Another key feature of the CFS network is the central role that the hub nodes LTα and IL-12 (Figure 3b) play in linking cytokine clusters I+ and II−. In contrast this role is almost evenly shared between IL-6, IL-15 and IL-2 in the HC network. No longer a member of cluster II− in CFS, the LTα hub nonetheless maintains strong associations to IL-1b, TNFα and IFNγ. Primarily a product of activated T and B-lymphocytes, LTα shares a strong homology with TNFα and IL-1b and is a powerful inducer of both these cytokines (Kasid et al., 1990). Moreover IFNγ has been shown to increase the number of receptors for TNFα and LTα further promoting their action (Aggarwal et al., 1985). In opposition to this, IL-4 will inhibit IL-2 triggered production of TNFα and LTα in mixed PBMC populations (Kasid et al., 1990). The network links identified here indicate that these known responses of IL-1b and TNFα to LTα, and to a lesser extent IFNγ, remained consistently expressed in the data. However, while the expression of IL-1b increased 2-fold in CFS, that of TNFα remained unchanged despite an almost 4-fold increase in LTα. This attenuated TNFα response in CFS could in principle be linked with the absence of IFNγ engagement and the elevated levels of IL-4 (> 3-fold) observed in these patients. In comparison to LTα, the association of IL-12 with the nodes of cluster II− is much weaker. Typically released by macrophages and dendritic cells, IL-12 is known to stimulate the production of IFNγ and TNFα from NK and T cells. This effect is enhanced by IL-2 (Wang et al., 2000) and to a lesser extent by IL-4 (Bream et al., 2003), a cytokine normally suppressive of IFNγ production. Though elevated 2-fold in this CFS cohort, the absence of a concordant IFNγ response further supports a dampened sensitivity of NK cells to IL-12 signaling in CFS. This may be due at least partially to inadequate IL-2 priming of IL-12 receptor expression (Wang et al., 2000) since IL-2 concentrations remained unchanged.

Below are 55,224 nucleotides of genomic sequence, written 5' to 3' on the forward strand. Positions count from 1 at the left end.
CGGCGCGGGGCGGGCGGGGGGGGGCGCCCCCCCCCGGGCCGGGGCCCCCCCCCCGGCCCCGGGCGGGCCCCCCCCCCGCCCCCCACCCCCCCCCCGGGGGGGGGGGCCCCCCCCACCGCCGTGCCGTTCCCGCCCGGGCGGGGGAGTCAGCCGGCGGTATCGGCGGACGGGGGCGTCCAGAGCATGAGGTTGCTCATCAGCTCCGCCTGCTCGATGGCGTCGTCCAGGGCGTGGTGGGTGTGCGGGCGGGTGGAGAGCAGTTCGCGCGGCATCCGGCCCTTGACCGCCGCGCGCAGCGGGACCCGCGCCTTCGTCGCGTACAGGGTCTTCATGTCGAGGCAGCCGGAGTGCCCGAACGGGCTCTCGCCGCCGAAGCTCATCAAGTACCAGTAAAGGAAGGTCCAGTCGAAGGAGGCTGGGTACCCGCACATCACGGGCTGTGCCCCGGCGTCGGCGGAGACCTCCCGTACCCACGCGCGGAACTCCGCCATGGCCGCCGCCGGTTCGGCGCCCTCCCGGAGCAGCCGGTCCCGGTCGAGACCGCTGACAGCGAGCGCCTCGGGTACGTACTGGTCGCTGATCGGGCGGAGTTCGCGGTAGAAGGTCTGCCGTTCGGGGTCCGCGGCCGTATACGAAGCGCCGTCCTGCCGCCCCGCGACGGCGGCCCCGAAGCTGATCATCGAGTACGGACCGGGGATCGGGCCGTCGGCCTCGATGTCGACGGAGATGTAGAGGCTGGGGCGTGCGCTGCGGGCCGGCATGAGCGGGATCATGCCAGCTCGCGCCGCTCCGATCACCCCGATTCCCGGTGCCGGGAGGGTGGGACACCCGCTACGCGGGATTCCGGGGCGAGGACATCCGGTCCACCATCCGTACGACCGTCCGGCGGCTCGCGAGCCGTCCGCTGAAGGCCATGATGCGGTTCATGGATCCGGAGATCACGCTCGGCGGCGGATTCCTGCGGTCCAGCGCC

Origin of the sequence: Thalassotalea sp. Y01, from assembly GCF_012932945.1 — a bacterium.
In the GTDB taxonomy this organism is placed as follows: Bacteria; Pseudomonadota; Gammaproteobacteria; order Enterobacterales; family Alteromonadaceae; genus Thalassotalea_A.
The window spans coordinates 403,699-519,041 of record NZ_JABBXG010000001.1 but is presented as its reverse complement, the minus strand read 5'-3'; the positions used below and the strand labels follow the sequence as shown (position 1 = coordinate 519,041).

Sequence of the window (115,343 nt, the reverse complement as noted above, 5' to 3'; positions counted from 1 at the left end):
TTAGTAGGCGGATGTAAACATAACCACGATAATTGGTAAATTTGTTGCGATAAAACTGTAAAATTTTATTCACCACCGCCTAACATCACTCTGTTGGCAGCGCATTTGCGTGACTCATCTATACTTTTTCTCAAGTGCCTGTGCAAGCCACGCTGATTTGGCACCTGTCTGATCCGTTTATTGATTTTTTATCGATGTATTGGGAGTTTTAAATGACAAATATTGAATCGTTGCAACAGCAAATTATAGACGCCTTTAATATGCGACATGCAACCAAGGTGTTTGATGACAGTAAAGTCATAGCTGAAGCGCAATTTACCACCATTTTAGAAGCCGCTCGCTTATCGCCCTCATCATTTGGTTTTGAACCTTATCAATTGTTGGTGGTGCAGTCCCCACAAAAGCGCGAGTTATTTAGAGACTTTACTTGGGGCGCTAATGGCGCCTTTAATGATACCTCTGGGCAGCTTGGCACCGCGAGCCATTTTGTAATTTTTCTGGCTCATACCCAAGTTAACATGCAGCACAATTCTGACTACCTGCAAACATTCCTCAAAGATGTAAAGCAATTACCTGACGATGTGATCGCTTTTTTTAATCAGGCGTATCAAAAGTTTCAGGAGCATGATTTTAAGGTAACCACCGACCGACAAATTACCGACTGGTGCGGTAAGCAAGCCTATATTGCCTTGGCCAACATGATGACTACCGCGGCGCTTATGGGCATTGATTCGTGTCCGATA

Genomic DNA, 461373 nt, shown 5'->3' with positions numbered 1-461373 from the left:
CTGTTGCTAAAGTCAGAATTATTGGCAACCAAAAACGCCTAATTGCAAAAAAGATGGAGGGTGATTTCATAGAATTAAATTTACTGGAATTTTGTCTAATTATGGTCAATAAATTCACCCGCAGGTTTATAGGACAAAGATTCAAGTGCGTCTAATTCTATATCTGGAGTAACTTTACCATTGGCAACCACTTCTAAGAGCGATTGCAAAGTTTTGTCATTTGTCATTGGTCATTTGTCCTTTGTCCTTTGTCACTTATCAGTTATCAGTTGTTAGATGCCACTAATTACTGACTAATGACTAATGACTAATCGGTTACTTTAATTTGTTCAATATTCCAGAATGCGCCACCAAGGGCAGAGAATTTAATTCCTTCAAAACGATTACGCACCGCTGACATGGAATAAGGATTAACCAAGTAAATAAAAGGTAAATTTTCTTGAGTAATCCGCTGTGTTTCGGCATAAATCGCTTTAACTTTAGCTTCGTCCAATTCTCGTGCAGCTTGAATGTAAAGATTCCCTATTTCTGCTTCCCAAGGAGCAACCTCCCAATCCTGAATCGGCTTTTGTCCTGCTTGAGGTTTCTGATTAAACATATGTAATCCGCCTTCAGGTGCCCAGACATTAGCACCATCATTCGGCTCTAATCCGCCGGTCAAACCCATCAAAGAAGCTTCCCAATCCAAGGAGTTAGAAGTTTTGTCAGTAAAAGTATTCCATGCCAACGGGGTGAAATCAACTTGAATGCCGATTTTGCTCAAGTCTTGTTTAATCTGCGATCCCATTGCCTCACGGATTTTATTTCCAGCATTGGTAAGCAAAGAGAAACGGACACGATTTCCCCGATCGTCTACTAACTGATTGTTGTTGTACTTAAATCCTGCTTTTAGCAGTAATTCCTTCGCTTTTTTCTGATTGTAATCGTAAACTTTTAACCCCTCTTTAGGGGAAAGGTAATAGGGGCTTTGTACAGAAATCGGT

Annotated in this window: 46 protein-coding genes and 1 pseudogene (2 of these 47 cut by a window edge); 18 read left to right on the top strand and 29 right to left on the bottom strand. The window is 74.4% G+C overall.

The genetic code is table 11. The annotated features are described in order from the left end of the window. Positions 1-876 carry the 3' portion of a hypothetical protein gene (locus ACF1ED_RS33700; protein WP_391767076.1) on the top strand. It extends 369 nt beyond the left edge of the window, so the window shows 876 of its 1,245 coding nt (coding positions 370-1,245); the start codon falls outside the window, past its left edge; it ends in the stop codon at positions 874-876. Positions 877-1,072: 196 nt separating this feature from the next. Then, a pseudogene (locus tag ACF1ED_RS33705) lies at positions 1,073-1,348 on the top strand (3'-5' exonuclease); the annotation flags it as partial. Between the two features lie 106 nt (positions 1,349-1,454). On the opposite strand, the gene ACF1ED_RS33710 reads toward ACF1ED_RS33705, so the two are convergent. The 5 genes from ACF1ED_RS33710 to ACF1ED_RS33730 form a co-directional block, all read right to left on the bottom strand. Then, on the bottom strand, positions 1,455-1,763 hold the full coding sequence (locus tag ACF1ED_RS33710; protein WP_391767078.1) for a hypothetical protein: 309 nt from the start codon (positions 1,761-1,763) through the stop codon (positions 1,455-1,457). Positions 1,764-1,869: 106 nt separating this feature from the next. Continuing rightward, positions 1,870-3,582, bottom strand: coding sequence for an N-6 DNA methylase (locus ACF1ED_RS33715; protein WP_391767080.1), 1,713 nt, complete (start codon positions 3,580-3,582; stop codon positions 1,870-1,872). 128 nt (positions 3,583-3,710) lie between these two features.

Viral triggers such as EBV and human cytomegalovirus (HCMV) have long been suspected of involvement in the onset and persistence of CFS. Recent evidence of xenotropic murine leukemia virus-related virus (XMRV) involvement in CFS (Lombardi et al., 2009) further supports this hypothesis. While other causes may underlie the cytokine expression patterns observed in this work many of these are at least consistent with some of the disruptive effects of chronic viral infection. In one potential model, infection with one or several viral agents may trigger or exploit deficient responsiveness of NK cells to IL-12 and LTα, both of which are actively produced by EBV-immortalized B cells (Airoldi et al., 2002; Thompson et al., 2003), leading to impaired IFNγ production and Th1 activation. In this scenario increased IL-6, also produced by EBV-infected B cells, together with depressed levels of IL-15 may interfere with LT-α and IL-12 activation of NK cells and the resulting IFN-γ production (Wilson et al., 2001; Saghafian-Hedengren et al., 2009). It is important to note however that while many of the patterns found here aligned with known EBV processes others did not; for example the lack of elevated IL-10 (Samanta et al., 2008) and IL-13 (Tsai et al., 2009). As very distinct illnesses arise from the expression of specific subsets of the 12 known EBV induced genes (Tsuge et al., 2001) the notion that CFS may involve a form of restricted viral latency may be worthy of consideration. Finally from a methodological perspective we observed that several significant shifts in network structure involved cytokines that were not differentially expressed across subject groups. This underscores the significance of co-expression analysis in understanding complex illnesses such as CFS. In particular such an analysis makes it possible to detect low-grade immune processes that may operate consistently with relatively modest changes in marker expression.
Special thanks to Dr. Andrea Califano and the members of his laboratory at Columbia University for many helpful discussions and their assistance in deploying ARACNe. This analysis was funded by grants from the US National Institute of Health, including R21AA016635 (PI MA Fletcher) and R01AI065723 (PI MA Fletcher); the CFIDS Association of America to G Broderick and N Klimas; the US Department of Veterans Affairs, Merit Awards to N Klimas. Ms Kreitz was funded through the generous support of the Patient Alliance for Neuroendocrine-immune Disorders Organization for Research and Advocacy (PANDORA).
Authors’ contributionsConceived and designed the experiments: MAF NGK GB. Performed the experiments: MAF NGK. Analyzed the data: JF AK GB. Contributed reagents/materials/analysis tools: MAF AK GB JF. Wrote the paper: GB MAF JF AK SDV NGK.